Over half of British adults say they will have to leave their homes if they become physically disabled, new research commissioned by Habinteg Housing Association reveals.
The YouGov survey, published today, shows that 55% of British adults, who do not have a mobility difficultly, think they would not be able to live in their current home, due to its design and layout, if they become physically disabled.
The survey, which was commissioned as part of Habinteg’s annual #ForAccessibleHomes week, found that of those who said they would have to move, 77% identified internal steps and stairs as the main reason for having to leave their home.
Meanwhile, 48% of British adults felt that their bathroom was not accessible enough, and 44% said that steps up to the front door would be a significant issue if they were to become physically disabled.
The survey also invited people to consider the needs of some of the older people that they know. Just over a third (36%) of adults know someone aged 65+ who they think would need to find a suitable home as their mobility needs change. Of that 36%, three in five (59%) felt that it would be difficult to find a suitable property.
These findings come just six weeks after the Government published its disability strategy. Among eight commitments on housing, the strategy promises further research and a response to the 2020 consultation on raising accessibility standards for new homes.
Habinteg’s Chief Executive, Nick Apetroaie, said: “It’s no surprise that the majority of people who responded to our survey feared that their home wouldn’t be suitable if they were to become physically disabled.
“Adequate housing is fundamental to inclusion and equality for disabled and older people, but there’s simply not enough supply for the growing demand.
“The Government’s disability strategy promises more research into inclusive and accessible housing. However we need action fast rather than more research to solve the immediate and long term needs of the population.
“What the Government do or don’t do next will effect disabled and older people for many generations to come. We urge them to raise accessibility standards for new homes in their response to the consultation; it’s now make or break for accessible homes.”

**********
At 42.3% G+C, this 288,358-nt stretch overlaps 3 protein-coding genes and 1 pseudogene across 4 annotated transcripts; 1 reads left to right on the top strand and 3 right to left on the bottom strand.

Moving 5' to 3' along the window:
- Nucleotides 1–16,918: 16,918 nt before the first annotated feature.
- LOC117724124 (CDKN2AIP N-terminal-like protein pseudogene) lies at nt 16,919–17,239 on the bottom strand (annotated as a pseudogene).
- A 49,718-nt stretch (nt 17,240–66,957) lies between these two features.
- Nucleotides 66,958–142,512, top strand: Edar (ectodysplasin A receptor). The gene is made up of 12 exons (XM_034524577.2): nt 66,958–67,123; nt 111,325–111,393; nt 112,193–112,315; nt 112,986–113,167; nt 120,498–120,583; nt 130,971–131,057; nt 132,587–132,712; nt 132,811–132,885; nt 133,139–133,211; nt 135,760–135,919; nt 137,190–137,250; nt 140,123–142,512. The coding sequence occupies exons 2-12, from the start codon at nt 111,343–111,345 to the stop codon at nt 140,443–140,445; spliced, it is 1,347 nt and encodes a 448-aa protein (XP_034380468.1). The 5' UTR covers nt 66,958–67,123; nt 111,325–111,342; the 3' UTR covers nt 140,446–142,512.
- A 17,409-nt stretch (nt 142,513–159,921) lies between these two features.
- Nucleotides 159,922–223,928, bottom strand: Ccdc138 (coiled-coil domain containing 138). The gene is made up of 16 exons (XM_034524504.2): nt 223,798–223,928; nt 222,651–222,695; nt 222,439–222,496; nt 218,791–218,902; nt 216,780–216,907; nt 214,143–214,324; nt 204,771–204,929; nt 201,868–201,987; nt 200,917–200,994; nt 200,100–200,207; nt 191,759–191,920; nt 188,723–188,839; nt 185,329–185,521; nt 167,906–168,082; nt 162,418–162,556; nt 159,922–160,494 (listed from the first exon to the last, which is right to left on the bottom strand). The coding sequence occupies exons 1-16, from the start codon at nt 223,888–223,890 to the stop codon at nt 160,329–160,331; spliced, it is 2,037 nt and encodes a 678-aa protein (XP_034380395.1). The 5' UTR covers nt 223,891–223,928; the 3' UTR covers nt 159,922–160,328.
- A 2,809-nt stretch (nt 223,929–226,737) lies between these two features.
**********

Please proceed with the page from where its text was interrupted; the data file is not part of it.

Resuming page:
When an accident at home changed Habinteg tenant John Laville's life two and half years ago, his two storey council house, which he'd lived in for 15 years, made him feel like a prisoner.
John said: “I know just what it feels like to have your independence snatched away because your home isn’t accessible enough.
“As much as these results show that a lot of people believe their homes aren’t accessible enough, the reality is that the vast majority of people would struggle if they were faced with suddenly being disabled.
“After my accident, which left me in a wheelchair, I spent over two years looking for a home that allowed me to do basic things, like go to the bathroom alone. I almost gave up.
“Even though I’ve now found my accessible home, we urgently need to raise accessibility standards so other disabled people can also live independently. I would hate for someone else to have the same experiences as me when I first became a wheelchair user, just because there aren’t enough suitable homes available.”
Jacquel Runnalls, Accessible and Inclusive Housing Lead, Royal College of Occupational Therapists Specialist Section in Housing, added: “It’s often not until people reach crisis point that they realise their homes are unsuitable to meet their long term needs, and, depending on the circumstances, moving home or adapting isn’t always possible or ideal for the individual.
“It’s therefore vital that we push for accessible and adaptable standards in all new homes if our housing is going to become genuinely inclusive and stand the test of time for current and future generations.”
Habinteg will run its sixth annual #ForAccessibleHomes week from 13-17 September 2021. The housing association’s annual week campaigns for an increase in accessible homes and highlights the positive impact they can bring to individuals, families and the community.
Find out more at www.habinteg.org.uk/FAH.
Notes to Editors
- All figures, unless otherwise stated, are from YouGov Plc.
- Total sample size was 2,030 adults, of which 1,788 adults did not have a mobility difficulty that require them to have an accessible housing feature in their home. Fieldwork was undertaken between 19th - 20th August 2021.
- The survey was carried out online. The figures have been weighted and are representative of all GB adults (aged 18+).
- Jacquel Runnalls is the Accessible and Inclusive Housing Lead at the Royal College of Occupational Therapists, and is currently working with the Estate Regeneration Team at the London Borough of Wandsworth.